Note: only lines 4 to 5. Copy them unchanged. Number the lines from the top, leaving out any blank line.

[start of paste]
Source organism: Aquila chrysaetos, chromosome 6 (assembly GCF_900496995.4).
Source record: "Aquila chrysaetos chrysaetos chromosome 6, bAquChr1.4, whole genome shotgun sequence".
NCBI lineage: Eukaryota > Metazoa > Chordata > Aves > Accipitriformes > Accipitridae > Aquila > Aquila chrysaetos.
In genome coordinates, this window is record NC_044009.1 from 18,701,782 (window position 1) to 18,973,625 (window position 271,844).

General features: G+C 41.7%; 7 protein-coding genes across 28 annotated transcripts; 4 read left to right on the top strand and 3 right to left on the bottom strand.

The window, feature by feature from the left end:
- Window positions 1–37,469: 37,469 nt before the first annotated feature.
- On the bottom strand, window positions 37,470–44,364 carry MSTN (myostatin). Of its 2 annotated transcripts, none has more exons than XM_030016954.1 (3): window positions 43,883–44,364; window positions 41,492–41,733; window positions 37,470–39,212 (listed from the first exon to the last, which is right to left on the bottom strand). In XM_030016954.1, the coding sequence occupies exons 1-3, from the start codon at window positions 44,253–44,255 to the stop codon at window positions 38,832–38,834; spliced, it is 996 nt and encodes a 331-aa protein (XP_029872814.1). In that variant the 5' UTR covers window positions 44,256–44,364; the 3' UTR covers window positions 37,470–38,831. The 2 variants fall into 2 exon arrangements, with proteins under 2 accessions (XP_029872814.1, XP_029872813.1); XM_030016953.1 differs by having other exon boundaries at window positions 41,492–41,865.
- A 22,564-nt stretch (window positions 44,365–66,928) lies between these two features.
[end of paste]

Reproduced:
In genome coordinates, this window is record NC_044009.1 from 18,701,782 (window position 1) to 18,973,625 (window position 271,844).

General features: G+C 41.7%; 7 protein-coding genes across 28 annotated transcripts; 4 read left to right on the top strand and 3 right to left on the bottom strand.